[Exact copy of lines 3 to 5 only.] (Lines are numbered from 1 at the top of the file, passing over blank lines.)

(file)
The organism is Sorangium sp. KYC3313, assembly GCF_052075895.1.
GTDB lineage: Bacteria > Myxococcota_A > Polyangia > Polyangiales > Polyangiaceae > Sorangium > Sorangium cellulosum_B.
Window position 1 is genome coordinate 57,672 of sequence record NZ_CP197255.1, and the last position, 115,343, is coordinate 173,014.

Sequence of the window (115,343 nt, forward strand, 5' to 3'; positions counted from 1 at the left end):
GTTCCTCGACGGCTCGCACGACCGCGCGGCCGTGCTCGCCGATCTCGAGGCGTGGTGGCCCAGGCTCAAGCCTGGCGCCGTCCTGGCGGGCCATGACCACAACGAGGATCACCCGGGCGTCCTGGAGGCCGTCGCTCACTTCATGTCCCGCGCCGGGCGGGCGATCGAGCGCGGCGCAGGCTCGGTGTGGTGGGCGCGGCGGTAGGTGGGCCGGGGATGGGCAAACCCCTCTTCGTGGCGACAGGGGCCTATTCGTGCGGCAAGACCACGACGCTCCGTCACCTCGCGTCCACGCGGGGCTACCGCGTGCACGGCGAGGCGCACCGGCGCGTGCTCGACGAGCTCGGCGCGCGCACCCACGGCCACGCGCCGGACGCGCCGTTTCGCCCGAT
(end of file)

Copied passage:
Window position 1 is genome coordinate 57,672 of sequence record NZ_CP197255.1, and the last position, 115,343, is coordinate 173,014.

Sequence of the window (115,343 nt, forward strand, 5' to 3'; positions counted from 1 at the left end):
GTTCCTCGACGGCTCGCACGACCGCGCGGCCGTGCTCGCCGATCTCGAGGCGTGGTGGCCCAGGCTCAAGCCTGGCGCCGTCCTGGCGGGCCATGACCACAACGAGGATCACCCGGGCGTCCTGGAGGCCGTCGCTCACTTCATGTCCCGCGCCGGGCGGGCGATCGAGCGCGGCGCAGGCTCGGTGTGGTGGGCGCGGCGGTAGGTGGGCCGGGGATGGGCAAACCCCTCTTCGTGGCGACAGGGGCCTATTCGTGCGGCAAGACCACGACGCTCCGTCACCTCGCGTCCACGCGGGGCTACCGCGTGCACGGCGAGGCGCACCGGCGCGTGCTCGACGAGCTCGGCGCGCGCACCCACGGCCACGCGCCGGACGCGCCGTTTCGCCCGAT